I’m definitely in the let’s-get-this-sucker-finished camp. I like plowing my way through projects and having the satisfaction of stamping the final product with a big, red DONE.

Ideally, I would get to work on one major thing at a time and see the whole thing through from beginning to end – from first notes all the way through to the last bits of promotion – before I go on to the next thing.

It’s a dream that I’ve held on to, not only for creative projects, but also day job assignments. There is something deeply appealing about making something a strong priority. It rarely happens, however, because other tasks intrude and pull focus. I find that frustrating.

Recent developments have made me question, however, if this should even be an ideal I strive for.

When 2016 rolled around, I decided to make myself more open to different opportunities. I’ve joined some newsletter lists, followed some new folks on social media, and made incremental IRL social forays. If I see something that looks interesting, I give it a try, particularly if someone reaches out to me specifically.

I have gotten involved in some really cool things because of my availability strategy. I have also had some disappointing misses, but they bother me less than I thought they would. The thing is, when you make yourself available to do more things, you end up having more things to do.

About a month ago, I was in the final production stages of The Summerhouse and also trying to finalize everything for INT-EXT. I kept feeling frustrated because every time I tried to meet my ideal of total focus, new problems would surface with the other project that needed to be addressed. Even though I wanted to be doing both projects and I understood that they both needed to make progress during the same time frame, I still expended a lot of energy bemoaning that fact.

I completed the audio tour and then I got to totally focus on the book. Awesome, right? Not exactly. I started to get weighed down by burnout as I pushed through the last bits. Then, when I finished the book, I faced a steep drop off in things on my “have to” list. I did not handle this well. I florped back and forth for a whole week between a frenetic I-will-plan-all-the-things-and-decide-my-whole-future fugue state and a depressive crankiness.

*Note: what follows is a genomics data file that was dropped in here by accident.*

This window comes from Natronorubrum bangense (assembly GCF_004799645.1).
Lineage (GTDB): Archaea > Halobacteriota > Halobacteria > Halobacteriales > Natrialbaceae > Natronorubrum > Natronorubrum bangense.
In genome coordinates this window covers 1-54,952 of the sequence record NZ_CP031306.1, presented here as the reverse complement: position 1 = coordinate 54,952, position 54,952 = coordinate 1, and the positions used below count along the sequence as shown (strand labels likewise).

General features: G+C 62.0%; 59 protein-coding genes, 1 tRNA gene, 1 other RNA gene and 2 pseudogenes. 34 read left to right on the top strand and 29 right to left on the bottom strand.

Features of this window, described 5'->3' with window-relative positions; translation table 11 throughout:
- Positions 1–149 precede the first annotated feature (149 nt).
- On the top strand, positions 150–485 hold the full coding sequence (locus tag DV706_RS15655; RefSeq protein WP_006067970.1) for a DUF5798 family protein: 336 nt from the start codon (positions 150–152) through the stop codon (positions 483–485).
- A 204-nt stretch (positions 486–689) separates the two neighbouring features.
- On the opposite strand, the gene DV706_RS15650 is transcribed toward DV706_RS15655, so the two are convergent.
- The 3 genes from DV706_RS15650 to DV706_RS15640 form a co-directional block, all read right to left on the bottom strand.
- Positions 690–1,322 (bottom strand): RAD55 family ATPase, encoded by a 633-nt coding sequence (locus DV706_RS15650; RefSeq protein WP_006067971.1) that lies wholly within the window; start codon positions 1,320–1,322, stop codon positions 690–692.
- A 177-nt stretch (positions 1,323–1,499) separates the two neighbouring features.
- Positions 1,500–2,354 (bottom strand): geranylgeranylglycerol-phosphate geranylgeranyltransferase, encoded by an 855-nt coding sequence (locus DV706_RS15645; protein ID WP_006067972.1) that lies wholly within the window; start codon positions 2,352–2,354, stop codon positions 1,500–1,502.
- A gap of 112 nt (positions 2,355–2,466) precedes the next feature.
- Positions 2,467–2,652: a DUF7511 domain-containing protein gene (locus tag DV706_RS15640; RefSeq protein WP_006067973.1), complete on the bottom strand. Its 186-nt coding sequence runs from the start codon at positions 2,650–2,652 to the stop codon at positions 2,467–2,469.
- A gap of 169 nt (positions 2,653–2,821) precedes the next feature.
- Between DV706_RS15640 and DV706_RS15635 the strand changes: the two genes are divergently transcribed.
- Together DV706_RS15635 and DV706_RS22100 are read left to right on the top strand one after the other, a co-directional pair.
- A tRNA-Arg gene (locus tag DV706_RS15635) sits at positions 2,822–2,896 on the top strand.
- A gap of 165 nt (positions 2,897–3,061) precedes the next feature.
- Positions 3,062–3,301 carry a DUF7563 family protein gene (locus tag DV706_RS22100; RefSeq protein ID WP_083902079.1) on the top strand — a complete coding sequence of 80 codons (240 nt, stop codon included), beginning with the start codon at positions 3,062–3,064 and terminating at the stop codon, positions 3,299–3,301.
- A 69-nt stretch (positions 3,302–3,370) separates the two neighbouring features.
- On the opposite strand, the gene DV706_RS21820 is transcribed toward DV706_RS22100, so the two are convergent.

This single-focus ideal was starting to feel expensive. Not only was I super hard on myself for not meeting it when I was juggling a few projects, but I also faced serious burnout and post-focus time blowback when I couldn’t keep up the density of tasks.

I’m trying something new. I’m working on a number of projects, but if I can decide the deadline, I’m not assigning a finish-by date on any of them. I’ve decided to work along on them concurrently, adding to a pile of first drafts that I can revisit later when I need to finalize them.

Working every day on a few projects means I won’t get that completion satisfaction on a big scale that I like. My theory is that while I won’t get the completion high, I’ll also avoid the bereft-of-goals low. Hopefully, I’ll find myself to be more even-keeled on this layered project cycle. It will be interesting to see.


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